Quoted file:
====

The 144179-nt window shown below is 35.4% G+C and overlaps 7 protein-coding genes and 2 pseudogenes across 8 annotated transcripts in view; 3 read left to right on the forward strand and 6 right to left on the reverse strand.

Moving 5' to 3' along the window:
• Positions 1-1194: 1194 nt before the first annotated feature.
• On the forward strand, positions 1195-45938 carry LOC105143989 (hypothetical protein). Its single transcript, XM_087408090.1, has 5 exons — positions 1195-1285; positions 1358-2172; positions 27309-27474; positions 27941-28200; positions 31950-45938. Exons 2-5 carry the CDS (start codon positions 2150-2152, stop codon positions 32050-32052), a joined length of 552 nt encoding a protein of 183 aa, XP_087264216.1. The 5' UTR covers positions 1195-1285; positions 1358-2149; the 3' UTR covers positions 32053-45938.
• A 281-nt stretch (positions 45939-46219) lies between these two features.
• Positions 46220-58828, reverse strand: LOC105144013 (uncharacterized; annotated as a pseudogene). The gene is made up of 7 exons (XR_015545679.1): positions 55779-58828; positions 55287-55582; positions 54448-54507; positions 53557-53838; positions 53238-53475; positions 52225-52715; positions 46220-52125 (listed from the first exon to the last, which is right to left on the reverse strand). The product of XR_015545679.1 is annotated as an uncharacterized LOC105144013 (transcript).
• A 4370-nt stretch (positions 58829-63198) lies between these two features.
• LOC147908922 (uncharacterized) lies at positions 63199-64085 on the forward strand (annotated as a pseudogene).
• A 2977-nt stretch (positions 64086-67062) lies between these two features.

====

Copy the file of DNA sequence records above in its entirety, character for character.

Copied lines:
The 144179-nt window shown below is 35.4% G+C and overlaps 7 protein-coding genes and 2 pseudogenes across 8 annotated transcripts in view; 3 read left to right on the forward strand and 6 right to left on the reverse strand.

Moving 5' to 3' along the window:
• Positions 1-1194: 1194 nt before the first annotated feature.
• On the forward strand, positions 1195-45938 carry LOC105143989 (hypothetical protein). Its single transcript, XM_087408090.1, has 5 exons — positions 1195-1285; positions 1358-2172; positions 27309-27474; positions 27941-28200; positions 31950-45938. Exons 2-5 carry the CDS (start codon positions 2150-2152, stop codon positions 32050-32052), a joined length of 552 nt encoding a protein of 183 aa, XP_087264216.1. The 5' UTR covers positions 1195-1285; positions 1358-2149; the 3' UTR covers positions 32053-45938.
• A 281-nt stretch (positions 45939-46219) lies between these two features.
• Positions 46220-58828, reverse strand: LOC105144013 (uncharacterized; annotated as a pseudogene). The gene is made up of 7 exons (XR_015545679.1): positions 55779-58828; positions 55287-55582; positions 54448-54507; positions 53557-53838; positions 53238-53475; positions 52225-52715; positions 46220-52125 (listed from the first exon to the last, which is right to left on the reverse strand). The product of XR_015545679.1 is annotated as an uncharacterized LOC105144013 (transcript).
• A 4370-nt stretch (positions 58829-63198) lies between these two features.
• LOC147908922 (uncharacterized) lies at positions 63199-64085 on the forward strand (annotated as a pseudogene).
• A 2977-nt stretch (positions 64086-67062) lies between these two features.